The day after Pepsico Inc’s bottling deal in Thailand expired, its partner of 59 years launched its own soft drink that has knocked Pepsi off store shelves.
Serm Suk, backed by the billionaire owner of Thai Beverage, Charoen Sirivadhanabhakdi, said its new soda called ‘est’ garnered 19% of Thailand’s $1.8bn cola market in just two months following its November 2 launch.
Pepsi’s breakup with its bottler meant it also lost access to Serm Suk’s vast distribution network, which delivers drinks to about 200,000 stores, restaurants and vending machines serving Thailand’s market of 67mn people.
The two companies had a non-compete clause that expired when their contract ended on November 1. Pepsi has similar non-compete clauses with bottlers in other markets such as China, but the decision backfired in Thailand.
The following day, est hit the market, costing about the same as Pepsi and sold in the same bottles, with a red, white and blue logo reminiscent of Pepsi’s. Pepsi declined to comment on whether it was pursuing any trademark violation claim.
“We did not deliberately set out to push Pepsi off the shelves but we have a very strong distribution network and if we stop distributing for one company, that company’s products will disappear from the shelves,” Pragnee Chaipidej, advertising manager at Serm Suk, said in an interview.
She declined to comment on similarities of est to Pepsi.
Thailand was one of the few countries where Pepsi’s cola drink outsold arch-rival Coca-Cola Co’s, but Coke caught up in 2011 and built a lead last year, according to data from research firm Euromonitor International.
Euromonitor’s figures show Pepsi’s share of the cola market dipped by 2.6 percentage points to 36.1% in 2012, compared with Coke’s 40.1%. Est, a name that has no meaning in Thai but was intended as a play on superlatives such as “biggest” or “tastiest”, debuted at 2.1% even though it was available for only two months of the year.
“We welcome competition, and short-term fluctuation in market share is not our barometer for success,” said Jeff Dahncke, senior communications director at Pepsico in Purchase, New York.
Pepsi has opened a $170mn bottling plant in Rayong, 179km southeast of Bangkok, which it said can produce enough drinks to serve every consumer in Thailand. It partnered with Deutsche Post’s DHL for distribution. Dahncke said the first phase of distribution, which involves getting drinks into chain stores, was in place. The next phase is smaller mom-and-pop shops.
The Thailand-trouble stands in contrast to Pepsico’s global performance, which has propelled its shares to their highest level since 2008. The company reported stronger-than-expected fourth-quarter results last week and raised its dividend.
Much of its recent success stems from a turnaround in its North American operations, which account for half of the company’s global revenue, and strong growth in sales of food. The Middle East, Asia and Africa unit contributed only about 10% of total revenue in 2012. The company does not break out figures for Thailand.
Pepsi uses its own distribution for snacks in Thailand, so that business is unaffected. But its soft drinks aren’t reaching the same market as they were before the Serm Suk partnership ended.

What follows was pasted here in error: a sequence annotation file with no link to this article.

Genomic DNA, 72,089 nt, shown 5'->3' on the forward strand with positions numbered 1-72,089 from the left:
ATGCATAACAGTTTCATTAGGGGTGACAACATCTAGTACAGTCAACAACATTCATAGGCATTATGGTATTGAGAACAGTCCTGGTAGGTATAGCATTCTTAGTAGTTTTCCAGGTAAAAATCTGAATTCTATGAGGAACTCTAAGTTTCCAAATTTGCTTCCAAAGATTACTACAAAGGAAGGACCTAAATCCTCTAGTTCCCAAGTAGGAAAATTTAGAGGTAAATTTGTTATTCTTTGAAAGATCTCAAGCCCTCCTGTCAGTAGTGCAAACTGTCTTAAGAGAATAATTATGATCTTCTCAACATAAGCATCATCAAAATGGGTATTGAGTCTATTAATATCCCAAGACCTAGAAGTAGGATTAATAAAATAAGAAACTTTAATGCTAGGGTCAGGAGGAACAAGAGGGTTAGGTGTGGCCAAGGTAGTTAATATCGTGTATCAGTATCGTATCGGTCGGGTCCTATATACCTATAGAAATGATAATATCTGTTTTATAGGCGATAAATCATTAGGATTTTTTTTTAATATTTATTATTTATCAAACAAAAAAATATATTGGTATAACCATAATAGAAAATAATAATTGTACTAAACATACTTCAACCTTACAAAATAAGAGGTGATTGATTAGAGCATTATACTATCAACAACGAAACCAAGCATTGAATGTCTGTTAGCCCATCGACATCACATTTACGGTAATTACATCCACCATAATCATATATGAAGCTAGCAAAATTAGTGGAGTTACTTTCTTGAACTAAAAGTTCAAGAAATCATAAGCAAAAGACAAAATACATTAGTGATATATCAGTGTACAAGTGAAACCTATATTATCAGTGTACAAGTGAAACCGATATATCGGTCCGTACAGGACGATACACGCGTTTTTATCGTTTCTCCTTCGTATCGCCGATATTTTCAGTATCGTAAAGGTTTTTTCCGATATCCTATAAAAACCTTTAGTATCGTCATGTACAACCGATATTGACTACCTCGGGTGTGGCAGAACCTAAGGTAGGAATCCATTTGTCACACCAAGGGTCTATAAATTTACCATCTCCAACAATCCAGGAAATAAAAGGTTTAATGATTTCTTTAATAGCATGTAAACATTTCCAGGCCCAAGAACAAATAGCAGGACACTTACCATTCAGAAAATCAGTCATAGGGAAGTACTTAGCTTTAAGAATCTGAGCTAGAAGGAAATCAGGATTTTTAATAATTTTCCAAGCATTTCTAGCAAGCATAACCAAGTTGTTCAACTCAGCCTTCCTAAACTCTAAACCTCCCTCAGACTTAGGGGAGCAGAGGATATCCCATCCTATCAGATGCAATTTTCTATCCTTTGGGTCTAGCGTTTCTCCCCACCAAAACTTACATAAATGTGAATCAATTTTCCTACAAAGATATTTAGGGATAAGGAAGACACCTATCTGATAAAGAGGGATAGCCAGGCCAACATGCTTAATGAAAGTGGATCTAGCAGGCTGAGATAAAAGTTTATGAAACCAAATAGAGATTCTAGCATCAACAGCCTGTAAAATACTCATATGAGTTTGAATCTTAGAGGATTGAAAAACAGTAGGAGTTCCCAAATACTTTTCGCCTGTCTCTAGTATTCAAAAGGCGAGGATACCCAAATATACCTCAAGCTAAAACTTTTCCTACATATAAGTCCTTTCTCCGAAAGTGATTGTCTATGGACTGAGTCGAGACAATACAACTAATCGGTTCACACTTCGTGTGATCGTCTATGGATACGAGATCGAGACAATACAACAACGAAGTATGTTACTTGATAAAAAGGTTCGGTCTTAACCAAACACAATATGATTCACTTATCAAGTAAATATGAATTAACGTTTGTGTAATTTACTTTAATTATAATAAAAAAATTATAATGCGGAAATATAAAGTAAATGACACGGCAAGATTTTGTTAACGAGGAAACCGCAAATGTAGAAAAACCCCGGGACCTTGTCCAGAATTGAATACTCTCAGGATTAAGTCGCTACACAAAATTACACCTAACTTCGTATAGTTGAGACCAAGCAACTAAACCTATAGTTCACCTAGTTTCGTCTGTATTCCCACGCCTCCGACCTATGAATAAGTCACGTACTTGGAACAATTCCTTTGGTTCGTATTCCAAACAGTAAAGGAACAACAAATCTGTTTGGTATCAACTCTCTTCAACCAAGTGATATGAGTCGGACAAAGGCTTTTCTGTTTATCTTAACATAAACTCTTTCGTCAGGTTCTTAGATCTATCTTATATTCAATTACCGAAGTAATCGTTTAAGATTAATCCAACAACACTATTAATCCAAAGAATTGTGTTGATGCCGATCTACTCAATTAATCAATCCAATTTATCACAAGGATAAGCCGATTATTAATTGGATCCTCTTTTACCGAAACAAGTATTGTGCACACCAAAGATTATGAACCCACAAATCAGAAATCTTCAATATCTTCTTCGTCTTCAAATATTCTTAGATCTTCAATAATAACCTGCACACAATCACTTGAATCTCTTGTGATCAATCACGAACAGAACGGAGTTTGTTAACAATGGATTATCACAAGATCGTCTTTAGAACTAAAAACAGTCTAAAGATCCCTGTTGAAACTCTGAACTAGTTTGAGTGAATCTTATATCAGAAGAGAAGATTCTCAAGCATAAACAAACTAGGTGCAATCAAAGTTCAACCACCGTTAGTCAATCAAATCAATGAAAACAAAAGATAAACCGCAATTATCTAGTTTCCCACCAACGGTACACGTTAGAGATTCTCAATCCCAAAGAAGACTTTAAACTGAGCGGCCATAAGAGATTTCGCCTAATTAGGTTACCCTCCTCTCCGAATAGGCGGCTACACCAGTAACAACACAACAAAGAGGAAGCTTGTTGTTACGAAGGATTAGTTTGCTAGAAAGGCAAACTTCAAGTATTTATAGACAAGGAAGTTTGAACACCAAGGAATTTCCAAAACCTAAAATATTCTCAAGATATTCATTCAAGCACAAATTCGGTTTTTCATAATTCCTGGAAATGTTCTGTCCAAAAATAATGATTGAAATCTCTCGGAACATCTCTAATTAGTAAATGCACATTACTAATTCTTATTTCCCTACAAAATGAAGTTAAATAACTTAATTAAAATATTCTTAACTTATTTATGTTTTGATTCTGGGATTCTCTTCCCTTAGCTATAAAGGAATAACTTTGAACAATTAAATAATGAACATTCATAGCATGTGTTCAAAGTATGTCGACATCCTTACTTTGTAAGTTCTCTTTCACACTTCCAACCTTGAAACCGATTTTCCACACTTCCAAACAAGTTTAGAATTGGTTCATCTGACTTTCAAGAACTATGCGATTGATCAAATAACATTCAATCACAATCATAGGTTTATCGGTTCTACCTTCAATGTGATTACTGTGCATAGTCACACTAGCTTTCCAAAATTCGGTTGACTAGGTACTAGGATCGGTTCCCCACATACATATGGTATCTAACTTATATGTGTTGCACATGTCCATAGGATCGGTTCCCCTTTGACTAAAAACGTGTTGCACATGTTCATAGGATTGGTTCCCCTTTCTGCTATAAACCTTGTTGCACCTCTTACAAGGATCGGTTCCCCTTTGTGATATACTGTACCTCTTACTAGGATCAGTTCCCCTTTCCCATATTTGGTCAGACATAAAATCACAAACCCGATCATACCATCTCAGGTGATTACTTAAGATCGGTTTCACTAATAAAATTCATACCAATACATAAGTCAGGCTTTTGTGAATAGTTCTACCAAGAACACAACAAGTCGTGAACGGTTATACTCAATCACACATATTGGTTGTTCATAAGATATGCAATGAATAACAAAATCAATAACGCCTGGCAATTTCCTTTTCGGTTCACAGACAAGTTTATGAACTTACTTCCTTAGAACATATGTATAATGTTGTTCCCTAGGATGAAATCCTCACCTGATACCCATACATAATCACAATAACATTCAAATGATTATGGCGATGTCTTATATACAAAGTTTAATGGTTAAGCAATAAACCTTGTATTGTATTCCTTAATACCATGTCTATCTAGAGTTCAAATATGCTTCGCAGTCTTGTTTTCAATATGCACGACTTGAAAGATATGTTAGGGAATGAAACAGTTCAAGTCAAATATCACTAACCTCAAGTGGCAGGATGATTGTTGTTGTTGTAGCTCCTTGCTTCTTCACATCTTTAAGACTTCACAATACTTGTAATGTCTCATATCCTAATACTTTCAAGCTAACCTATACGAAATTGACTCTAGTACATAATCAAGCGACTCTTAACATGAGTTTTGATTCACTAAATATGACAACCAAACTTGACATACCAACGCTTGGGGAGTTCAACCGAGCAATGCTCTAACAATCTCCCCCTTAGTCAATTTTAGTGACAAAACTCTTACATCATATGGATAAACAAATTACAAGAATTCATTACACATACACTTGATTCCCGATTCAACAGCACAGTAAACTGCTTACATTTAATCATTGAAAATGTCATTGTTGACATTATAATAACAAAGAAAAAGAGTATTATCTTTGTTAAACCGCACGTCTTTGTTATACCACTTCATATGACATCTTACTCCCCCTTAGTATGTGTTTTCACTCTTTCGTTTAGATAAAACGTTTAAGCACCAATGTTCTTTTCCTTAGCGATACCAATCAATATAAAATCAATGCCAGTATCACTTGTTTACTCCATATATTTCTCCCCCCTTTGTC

“What we have seen is a major drop in distribution and availability of Pepsi products,” said Shakir Moin, Coca-Cola’s marketing director for Southeast Asia.
Customers have also noticed Pepsi’s absence from restaurant menus and store shelves, and this has become a hot topic of discussion on blog posts and social media.
“It’s pretty much impossible to find a bottle of Pepsi these days,” said Itiporn Lakarnchua who works for an English-language radio station in Bangkok, adding that est tasted “much sweeter and more peppery” than Pepsi or Coke.
Pepsi has a long history in Thailand, entering the market in 1952 with Serm Suk at its side. But the relationship shifted in 2010 when Pepsi and its joint-venture partner Strategic Beverages launched a hostile takeover bid.
Pepsi’s group failed to acquire the targeted number of shares and dropped the tender. ThaiBev’s Charoen later bought Pepsi’s stake.
By January 2011, Serm Suk’s board was developing plans for how it might operate without Pepsi, according to documents filed with the securities exchange. Their exclusive bottling agreement was terminated in April 2011, and the two officially parted ways on November 1, 2012.
Serm Suk’s “Future Business Plan” laid out two scenarios, one in which the company continued its Pepsi partnership, and one that envisioned a future flying solo, according to the filings.
Under the standalone scenario, the plan called for expanding its offering of non-carbonated drinks such as juices; building up the drinking water business; distributing more food and drinks — and making carbonated soft drinks under a different brand.
“There’s a very good chance that est cola will become the number two cola brand in Thailand after Coca-Cola, pushing Pepsi to third place,” said Pragrom Pathomboorn, an analyst at KGI Securities in Bangkok.
Pepsi declined to comment on why its non-compete clause expired immediately upon conclusion of the Serm Suk deal. It was not clear whether Coke or other companies also have non-compete clauses that run only through the life of the contract.
In China, where Pepsi has a bottling and distribution deal with Tingyi Holding Corp, it also included a non-compete clause that ends in 2050 when the contract does, according to terms of the agreement filed with the Hong Kong stock exchange. A Tingyi spokesman declined to comment.
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